Launceston Post Office is of social significance to the community having been a focal point for a large part of Launceston's population over a lengthy period.
Criterion H: Significant people
Launceston Post Office is important for the associations with architects W. Eldridge and Hedley Westbrook, and the involvement of Alexander North.
The latter has been counted among the best architects active in Australia at that time, who left a considerable legacy in his general effect on Free Style architecture in Australia, and in the work of his Tasmanian protege and sometime partner Louis Williams.
- Australia Post: A history of the Post Office in Tasmania, Hobart: 1975
- National Estate: The Heritage of Australia, Melbourne: Macmillan, 1981, p. 7/127.
- Trevor Kneebone et al., Launceston: National Estate Conservation Study, Launceston (?) n.d.
- GS Warmington, Australia Post Survey of Historic Properties in Tasmania, 1987
- Trevor Howells (ed. Robert and Miranda Morris-Nunn), Ch 5 in Towards the Dawn: Federation Architecture in Australia 1890–1915, Sydney: Hale and Iremonger, 1989, p. 89 esp.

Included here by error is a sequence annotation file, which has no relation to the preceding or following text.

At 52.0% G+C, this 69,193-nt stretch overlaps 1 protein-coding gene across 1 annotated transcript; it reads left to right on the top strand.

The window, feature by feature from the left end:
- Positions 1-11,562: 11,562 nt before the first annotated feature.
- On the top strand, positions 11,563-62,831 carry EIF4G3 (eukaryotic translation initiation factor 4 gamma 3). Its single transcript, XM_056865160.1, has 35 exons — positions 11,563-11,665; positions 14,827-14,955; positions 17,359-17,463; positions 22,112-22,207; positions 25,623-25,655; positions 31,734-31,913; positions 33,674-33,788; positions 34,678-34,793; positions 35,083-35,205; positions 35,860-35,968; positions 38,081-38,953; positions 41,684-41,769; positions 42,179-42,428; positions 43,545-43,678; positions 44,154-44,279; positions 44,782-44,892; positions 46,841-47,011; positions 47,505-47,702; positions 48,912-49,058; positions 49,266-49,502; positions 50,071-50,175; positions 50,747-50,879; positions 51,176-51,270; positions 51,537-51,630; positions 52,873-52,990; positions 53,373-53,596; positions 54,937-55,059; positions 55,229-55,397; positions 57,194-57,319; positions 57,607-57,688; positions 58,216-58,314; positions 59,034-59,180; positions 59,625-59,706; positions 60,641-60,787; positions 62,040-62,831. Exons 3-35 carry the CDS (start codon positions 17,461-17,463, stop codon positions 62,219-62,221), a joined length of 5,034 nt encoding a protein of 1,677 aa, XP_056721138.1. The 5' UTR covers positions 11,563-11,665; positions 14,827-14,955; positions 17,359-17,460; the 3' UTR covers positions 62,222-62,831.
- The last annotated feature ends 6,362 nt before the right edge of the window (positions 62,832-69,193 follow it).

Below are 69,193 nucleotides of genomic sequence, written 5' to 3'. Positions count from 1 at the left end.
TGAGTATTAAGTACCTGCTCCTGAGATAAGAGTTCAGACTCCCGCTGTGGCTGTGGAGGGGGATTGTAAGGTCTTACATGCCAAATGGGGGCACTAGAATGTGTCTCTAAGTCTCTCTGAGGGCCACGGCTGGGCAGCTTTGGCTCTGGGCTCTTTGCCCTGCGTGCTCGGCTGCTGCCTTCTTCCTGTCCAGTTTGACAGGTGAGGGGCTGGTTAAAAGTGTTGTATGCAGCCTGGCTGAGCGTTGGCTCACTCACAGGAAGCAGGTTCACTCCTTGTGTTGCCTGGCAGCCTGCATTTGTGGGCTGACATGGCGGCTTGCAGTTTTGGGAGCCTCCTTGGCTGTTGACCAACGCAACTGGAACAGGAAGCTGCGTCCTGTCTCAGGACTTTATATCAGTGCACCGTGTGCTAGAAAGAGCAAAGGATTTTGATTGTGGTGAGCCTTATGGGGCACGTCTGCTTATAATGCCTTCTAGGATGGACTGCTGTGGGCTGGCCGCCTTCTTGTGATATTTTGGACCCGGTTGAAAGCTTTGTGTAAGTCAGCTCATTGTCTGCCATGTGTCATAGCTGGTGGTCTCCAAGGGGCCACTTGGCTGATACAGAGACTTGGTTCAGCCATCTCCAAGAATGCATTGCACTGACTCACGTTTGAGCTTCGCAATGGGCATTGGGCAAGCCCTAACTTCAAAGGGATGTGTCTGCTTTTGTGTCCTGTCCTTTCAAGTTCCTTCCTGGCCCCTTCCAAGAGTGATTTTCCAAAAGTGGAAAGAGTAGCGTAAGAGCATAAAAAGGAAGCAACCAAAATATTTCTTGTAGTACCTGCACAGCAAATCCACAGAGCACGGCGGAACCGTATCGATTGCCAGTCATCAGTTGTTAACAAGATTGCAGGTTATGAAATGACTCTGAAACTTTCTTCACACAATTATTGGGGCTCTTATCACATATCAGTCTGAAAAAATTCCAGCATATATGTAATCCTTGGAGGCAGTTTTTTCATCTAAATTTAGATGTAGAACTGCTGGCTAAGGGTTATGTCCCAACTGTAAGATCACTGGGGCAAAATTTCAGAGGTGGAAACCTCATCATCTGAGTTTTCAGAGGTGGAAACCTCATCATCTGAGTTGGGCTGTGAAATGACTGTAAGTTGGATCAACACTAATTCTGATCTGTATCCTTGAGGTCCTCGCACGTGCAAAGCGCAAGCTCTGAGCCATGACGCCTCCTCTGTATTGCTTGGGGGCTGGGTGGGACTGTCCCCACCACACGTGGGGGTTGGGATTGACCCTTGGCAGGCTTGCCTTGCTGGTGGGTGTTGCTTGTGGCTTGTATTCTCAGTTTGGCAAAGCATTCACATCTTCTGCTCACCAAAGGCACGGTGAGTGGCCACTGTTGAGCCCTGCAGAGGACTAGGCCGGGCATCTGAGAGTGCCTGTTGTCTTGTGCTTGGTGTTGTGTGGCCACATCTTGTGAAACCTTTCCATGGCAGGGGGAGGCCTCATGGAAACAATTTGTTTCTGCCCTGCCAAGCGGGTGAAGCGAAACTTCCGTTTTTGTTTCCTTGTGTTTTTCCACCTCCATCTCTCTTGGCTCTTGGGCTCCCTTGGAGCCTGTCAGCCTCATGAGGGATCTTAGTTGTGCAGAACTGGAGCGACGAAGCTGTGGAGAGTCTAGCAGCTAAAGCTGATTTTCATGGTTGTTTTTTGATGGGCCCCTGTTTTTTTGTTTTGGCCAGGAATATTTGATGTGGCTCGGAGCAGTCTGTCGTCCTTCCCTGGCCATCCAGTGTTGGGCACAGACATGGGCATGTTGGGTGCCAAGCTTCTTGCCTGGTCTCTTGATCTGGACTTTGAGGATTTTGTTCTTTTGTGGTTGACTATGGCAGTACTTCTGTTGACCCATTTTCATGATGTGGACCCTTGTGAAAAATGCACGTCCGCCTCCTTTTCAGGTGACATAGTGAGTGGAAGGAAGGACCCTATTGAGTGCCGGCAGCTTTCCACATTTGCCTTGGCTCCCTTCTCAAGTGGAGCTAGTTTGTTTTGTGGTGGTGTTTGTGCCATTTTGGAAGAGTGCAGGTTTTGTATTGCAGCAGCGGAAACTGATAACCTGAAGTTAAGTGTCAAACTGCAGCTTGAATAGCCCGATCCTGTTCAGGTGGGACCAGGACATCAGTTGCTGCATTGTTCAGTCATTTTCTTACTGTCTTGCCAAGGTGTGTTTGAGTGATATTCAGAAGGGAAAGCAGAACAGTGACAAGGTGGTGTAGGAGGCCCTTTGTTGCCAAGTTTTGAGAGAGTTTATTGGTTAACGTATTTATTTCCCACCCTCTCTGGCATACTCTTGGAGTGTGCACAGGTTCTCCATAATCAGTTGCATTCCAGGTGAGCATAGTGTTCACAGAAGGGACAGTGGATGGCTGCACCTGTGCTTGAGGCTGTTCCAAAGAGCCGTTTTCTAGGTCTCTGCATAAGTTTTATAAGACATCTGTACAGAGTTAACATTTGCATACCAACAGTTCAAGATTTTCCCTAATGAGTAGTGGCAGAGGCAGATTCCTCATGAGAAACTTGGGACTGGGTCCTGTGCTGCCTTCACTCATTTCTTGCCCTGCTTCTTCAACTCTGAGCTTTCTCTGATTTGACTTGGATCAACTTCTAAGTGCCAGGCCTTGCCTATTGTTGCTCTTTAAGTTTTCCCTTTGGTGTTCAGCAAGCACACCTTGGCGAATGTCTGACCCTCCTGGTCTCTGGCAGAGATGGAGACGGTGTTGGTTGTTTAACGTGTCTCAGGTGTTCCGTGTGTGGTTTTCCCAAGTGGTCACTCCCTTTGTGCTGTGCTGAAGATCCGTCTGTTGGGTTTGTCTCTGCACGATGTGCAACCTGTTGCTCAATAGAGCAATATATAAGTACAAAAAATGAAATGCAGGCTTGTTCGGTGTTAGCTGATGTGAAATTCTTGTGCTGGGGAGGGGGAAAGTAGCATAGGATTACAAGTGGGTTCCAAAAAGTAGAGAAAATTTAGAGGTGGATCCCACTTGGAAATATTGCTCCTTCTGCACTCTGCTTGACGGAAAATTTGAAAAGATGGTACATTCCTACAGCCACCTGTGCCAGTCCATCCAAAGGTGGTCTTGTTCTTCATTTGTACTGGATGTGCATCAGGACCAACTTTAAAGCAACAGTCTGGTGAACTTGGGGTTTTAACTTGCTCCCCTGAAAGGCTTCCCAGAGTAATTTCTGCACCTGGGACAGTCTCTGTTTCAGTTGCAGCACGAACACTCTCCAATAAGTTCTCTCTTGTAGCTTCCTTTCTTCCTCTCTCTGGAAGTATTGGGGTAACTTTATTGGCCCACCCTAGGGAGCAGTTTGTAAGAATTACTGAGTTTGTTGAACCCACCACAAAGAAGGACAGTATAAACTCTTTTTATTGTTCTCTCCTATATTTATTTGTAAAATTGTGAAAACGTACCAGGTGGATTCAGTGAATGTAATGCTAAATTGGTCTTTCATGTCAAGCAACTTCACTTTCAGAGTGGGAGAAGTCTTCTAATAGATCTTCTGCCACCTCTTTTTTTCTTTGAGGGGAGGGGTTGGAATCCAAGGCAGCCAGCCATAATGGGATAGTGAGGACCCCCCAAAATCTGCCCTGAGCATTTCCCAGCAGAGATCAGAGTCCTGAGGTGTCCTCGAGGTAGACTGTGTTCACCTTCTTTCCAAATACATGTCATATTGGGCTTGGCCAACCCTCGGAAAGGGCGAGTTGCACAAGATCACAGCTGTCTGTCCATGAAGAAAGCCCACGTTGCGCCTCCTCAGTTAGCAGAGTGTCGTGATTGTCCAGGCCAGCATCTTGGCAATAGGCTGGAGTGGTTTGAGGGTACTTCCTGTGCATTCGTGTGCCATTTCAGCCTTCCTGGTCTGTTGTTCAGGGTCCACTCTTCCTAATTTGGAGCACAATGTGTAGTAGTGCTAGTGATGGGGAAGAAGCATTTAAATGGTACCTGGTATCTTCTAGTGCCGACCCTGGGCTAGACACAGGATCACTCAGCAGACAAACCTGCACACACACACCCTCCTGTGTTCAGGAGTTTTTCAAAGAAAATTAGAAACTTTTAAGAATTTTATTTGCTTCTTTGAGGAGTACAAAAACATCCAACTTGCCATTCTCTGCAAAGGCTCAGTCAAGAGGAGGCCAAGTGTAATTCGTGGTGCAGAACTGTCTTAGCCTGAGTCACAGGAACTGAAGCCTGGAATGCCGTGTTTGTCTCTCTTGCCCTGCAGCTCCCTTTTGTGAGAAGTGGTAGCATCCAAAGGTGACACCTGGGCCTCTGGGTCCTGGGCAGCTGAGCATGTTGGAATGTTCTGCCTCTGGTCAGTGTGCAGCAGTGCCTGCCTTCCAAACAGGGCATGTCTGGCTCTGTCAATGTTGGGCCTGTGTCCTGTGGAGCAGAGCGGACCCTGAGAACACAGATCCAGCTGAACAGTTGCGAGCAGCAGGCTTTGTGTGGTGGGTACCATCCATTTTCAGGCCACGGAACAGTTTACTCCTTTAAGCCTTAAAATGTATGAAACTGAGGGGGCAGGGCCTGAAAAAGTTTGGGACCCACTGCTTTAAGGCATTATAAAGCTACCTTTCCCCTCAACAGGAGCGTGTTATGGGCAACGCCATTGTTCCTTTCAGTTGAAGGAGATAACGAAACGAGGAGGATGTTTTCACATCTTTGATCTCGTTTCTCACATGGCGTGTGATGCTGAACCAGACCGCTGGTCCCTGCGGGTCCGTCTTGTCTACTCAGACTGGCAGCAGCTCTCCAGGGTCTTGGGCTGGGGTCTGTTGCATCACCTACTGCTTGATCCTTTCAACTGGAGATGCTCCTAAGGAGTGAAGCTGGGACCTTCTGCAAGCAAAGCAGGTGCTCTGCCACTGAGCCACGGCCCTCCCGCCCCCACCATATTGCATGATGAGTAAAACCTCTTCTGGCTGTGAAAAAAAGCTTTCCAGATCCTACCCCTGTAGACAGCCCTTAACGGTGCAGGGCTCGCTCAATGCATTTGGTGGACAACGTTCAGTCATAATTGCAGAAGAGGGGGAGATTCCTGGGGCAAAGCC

- Michael Pearson et al., National Federation Heritage Project, Melbourne: Heritage Victoria, 1999
- Andrew Ward, Australia Post: Launceston Post Office- Analysis of Significance and Recommendations for Management, 1994
- Commonwealth Heritage List, ID 105210
- Register of the National Estate, ID 12171 and 12376
- Tasmanian State Heritage Register, Identifier 3933 and 7085
- Brothers and Newton, Australia Post Property Valuation Report, June 2005.
- For stylistic comparison see Philip Goad et al. (Miles Lewis) Bates Smart, Melbourne: Thames and Hudson, 2004, pp. 77–79. Newspaper clippings building file with the Australia Post Register (see building file).